This is the Dudley Observatory Skywatch Line for Wednesday, February 17th and Thursday, February 18th written by Louis Suarato
The 76% illuminated, waxing gibbous Moon rises at 12:53 p.m. Wednesday. As the sky darkens, and the constellations appear, you’ll notice that the Moon is at the top of Orion, and directly below open star clusters NGC 2175, NGC 2129, IC 2157, NGC 2158, and M35. Wednesday is the birth date of German astronomer Johann Tobius Mayer. Born in 1723, Mayer’s development of accurate lunar tables, enabled navigators to determine longitude more precisely than ever before. Latitude could be determined by finding the altitude of the Sun at noon, or the North Star’s altitude at night, but in the 1700’s and before, calculating longitude was a challenge. Mayer’s tables made it possible to use the Moon’s apparent motion relative to the stars to calculate Greenwich Mean Time. Once Greenwich Mean Time was known, longitude could be calculated by converting one hour of time difference to 15 degrees of longitude. Mayer’s method was accurate to within a half degree of longitude. The Moon sets at 3:45 a.m. Thursday.
There will be an extremely bright International Space Station pass over our region beginning at 6:58 p.m. Wednesday evening. Look to the west-northwest horizon to see the ISS rise past the Great Square of Pegusus, and higher close to the Andromeda Galaxy. At its zenith, the ISS will fly over the Pleiades star cluster and Aldebaran, before continuing on past Betelguese in Orion, before ending its long, bright trek over the southeast horizon.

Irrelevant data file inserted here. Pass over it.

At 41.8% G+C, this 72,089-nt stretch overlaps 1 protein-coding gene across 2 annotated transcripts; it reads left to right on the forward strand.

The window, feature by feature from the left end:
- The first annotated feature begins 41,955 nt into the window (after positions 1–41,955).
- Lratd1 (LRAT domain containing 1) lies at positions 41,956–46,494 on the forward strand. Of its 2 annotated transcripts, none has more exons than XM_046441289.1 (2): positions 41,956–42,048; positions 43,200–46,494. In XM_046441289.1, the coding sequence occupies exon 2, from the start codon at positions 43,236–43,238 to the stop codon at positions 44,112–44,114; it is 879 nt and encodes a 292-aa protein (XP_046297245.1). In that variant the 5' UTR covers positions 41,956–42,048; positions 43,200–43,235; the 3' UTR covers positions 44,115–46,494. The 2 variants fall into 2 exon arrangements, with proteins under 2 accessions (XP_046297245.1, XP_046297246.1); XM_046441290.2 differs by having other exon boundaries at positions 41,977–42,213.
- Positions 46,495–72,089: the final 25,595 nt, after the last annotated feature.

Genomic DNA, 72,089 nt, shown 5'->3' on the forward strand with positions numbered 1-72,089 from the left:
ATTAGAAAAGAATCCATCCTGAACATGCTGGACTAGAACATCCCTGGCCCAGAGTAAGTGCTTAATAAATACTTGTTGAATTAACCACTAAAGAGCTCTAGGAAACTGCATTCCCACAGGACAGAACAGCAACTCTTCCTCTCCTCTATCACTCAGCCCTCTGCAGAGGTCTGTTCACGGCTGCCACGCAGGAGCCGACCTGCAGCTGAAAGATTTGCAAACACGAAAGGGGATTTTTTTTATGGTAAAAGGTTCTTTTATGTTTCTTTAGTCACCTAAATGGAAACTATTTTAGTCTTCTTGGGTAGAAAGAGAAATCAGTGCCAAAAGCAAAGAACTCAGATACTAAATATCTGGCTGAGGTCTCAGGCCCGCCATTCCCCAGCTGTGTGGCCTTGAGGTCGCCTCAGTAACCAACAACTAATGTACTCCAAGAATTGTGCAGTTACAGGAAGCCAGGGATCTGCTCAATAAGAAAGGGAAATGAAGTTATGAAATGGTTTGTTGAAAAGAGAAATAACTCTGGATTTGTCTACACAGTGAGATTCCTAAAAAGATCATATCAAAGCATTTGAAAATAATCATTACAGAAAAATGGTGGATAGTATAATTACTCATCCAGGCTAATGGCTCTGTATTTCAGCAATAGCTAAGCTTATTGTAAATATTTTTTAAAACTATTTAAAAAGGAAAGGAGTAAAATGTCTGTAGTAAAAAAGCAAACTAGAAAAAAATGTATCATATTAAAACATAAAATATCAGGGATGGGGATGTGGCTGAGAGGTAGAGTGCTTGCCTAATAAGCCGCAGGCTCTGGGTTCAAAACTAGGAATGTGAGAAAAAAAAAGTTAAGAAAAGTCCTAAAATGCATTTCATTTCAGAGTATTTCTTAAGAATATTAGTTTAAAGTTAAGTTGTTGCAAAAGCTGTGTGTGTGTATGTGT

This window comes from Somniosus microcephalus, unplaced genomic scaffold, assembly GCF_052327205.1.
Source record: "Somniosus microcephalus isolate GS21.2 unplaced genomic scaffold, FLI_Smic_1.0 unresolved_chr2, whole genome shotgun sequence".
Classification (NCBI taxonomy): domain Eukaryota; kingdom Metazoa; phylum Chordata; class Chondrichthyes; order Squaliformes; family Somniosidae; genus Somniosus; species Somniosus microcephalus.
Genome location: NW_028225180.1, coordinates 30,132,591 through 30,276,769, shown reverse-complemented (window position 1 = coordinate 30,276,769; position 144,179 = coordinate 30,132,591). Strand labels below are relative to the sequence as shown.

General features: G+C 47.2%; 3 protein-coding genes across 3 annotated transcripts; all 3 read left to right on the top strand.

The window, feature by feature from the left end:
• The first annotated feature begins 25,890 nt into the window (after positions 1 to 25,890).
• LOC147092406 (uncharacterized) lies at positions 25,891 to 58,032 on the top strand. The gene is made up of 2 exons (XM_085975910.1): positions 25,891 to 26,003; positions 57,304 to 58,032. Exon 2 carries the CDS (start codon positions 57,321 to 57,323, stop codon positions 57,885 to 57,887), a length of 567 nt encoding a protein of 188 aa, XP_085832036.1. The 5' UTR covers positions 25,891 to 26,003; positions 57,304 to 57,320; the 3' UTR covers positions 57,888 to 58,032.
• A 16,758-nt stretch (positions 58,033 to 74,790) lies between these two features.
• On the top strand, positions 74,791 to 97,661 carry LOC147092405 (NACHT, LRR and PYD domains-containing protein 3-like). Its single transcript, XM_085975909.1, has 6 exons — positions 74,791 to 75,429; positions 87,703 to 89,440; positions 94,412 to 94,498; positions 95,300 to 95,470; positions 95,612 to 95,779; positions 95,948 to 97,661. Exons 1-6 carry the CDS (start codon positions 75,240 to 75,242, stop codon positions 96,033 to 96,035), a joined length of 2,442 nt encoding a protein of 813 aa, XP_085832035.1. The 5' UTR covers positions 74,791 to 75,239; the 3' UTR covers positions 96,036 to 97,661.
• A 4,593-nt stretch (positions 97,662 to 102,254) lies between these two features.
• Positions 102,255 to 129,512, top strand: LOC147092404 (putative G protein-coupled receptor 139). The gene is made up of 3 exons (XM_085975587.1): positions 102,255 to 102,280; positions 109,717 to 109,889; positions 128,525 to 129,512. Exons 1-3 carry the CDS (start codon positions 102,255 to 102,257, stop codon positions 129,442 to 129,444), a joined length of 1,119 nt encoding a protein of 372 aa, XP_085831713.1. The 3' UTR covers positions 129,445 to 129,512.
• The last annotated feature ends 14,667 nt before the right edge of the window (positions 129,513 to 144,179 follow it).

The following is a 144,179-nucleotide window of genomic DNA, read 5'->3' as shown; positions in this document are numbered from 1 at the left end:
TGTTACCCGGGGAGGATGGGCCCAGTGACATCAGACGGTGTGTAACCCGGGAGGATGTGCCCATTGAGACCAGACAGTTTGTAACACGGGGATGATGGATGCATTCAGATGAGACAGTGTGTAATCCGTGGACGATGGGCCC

February 17th is also the anniversary of the launch of the NEAR spacecraft from Cape Canaveral on a Delta-2 rocket. Renamed NEAR Shoemaker in March 2000, to honor Dr. Eugene Shoemaker, the legendary geologist whose research increased our knowledge of how comets and asteroids shaped the planets. The main objectives of the NEAR mission were to land on the first asteroid ever discovered, 433 Eros, and study the physical geology, composition and geophysics of the asteroid. NEAR also sought to clarify the relationship between asteroids, comets and meteorites. NEAR touched down on the asteroid Eros and began to transmit data from the surface on February 12, 2001, becoming the first spacecraft to land on an asteroid.
While the Moon is setting, Mars and Saturn will be rising over the eastern horizon, separated by 22 degrees. Venus and Mercury rise after 5:30 a.m. Thursday, 4.3 degrees apart, but very low on the horizon before disappearing into the glow of sunrise.